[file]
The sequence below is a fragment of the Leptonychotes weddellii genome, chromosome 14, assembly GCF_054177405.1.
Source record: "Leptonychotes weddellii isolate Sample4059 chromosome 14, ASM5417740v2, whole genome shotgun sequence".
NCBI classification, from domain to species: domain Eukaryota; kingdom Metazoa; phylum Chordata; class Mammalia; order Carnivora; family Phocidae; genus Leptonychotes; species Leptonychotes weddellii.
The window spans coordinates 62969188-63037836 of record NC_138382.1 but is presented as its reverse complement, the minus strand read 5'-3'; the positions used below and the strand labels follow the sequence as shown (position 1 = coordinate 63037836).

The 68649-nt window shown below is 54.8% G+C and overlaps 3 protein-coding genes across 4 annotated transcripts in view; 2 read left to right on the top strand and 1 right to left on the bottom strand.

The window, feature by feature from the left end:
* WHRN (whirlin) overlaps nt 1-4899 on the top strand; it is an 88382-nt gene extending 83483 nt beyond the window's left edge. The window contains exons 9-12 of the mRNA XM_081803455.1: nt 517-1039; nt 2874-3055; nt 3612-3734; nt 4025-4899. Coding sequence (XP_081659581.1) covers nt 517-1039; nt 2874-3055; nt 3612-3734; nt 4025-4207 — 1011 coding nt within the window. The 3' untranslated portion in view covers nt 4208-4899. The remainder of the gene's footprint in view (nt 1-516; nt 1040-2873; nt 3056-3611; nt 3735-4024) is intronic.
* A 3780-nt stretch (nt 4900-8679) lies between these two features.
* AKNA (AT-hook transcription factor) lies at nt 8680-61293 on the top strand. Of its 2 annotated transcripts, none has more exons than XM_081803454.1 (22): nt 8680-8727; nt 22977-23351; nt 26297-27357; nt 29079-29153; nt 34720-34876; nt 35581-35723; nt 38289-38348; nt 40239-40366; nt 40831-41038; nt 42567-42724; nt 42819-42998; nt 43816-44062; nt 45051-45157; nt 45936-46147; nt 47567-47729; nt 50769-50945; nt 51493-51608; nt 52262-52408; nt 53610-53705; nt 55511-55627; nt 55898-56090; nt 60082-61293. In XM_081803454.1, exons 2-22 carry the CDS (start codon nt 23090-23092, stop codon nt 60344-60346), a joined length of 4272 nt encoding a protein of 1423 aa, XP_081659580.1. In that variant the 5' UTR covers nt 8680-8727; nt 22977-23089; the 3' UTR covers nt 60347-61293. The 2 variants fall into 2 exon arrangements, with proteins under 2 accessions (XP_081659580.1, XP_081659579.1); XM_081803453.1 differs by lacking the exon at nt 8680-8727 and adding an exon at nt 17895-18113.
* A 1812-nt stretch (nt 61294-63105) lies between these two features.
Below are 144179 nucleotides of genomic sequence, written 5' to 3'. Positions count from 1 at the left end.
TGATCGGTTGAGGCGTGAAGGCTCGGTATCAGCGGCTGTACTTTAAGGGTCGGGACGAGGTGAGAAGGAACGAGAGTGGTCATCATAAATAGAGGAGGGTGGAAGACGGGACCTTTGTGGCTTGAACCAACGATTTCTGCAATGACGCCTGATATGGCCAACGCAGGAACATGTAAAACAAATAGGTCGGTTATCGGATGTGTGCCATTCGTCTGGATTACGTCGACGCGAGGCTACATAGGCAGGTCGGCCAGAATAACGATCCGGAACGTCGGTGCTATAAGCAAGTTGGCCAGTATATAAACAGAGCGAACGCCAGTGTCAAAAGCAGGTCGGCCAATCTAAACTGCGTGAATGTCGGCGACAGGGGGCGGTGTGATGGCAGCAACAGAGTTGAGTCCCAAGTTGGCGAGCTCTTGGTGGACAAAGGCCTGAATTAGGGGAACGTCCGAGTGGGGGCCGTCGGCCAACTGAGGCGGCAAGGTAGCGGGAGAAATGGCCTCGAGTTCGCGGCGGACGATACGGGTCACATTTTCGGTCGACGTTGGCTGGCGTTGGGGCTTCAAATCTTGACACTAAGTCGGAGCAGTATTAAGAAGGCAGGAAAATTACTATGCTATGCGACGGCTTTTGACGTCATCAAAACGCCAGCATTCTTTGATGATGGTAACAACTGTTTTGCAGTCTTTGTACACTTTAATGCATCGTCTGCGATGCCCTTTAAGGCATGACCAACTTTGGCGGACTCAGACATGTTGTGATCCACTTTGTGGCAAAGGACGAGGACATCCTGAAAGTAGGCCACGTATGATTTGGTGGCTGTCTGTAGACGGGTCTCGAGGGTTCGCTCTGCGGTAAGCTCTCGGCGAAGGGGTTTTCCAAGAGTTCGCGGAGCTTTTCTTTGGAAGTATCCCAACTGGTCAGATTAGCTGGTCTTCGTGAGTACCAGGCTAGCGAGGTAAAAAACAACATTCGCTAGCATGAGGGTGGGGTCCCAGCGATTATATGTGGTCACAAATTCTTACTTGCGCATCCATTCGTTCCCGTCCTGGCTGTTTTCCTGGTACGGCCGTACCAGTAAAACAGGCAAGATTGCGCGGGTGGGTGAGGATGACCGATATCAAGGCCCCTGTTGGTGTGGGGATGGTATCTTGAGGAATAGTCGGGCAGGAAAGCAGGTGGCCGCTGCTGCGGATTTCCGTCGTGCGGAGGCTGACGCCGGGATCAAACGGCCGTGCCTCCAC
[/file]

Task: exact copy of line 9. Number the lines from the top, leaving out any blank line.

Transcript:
* AKNA (AT-hook transcription factor) lies at nt 8680-61293 on the top strand. Of its 2 annotated transcripts, none has more exons than XM_081803454.1 (22): nt 8680-8727; nt 22977-23351; nt 26297-27357; nt 29079-29153; nt 34720-34876; nt 35581-35723; nt 38289-38348; nt 40239-40366; nt 40831-41038; nt 42567-42724; nt 42819-42998; nt 43816-44062; nt 45051-45157; nt 45936-46147; nt 47567-47729; nt 50769-50945; nt 51493-51608; nt 52262-52408; nt 53610-53705; nt 55511-55627; nt 55898-56090; nt 60082-61293. In XM_081803454.1, exons 2-22 carry the CDS (start codon nt 23090-23092, stop codon nt 60344-60346), a joined length of 4272 nt encoding a protein of 1423 aa, XP_081659580.1. In that variant the 5' UTR covers nt 8680-8727; nt 22977-23089; the 3' UTR covers nt 60347-61293. The 2 variants fall into 2 exon arrangements, with proteins under 2 accessions (XP_081659580.1, XP_081659579.1); XM_081803453.1 differs by lacking the exon at nt 8680-8727 and adding an exon at nt 17895-18113.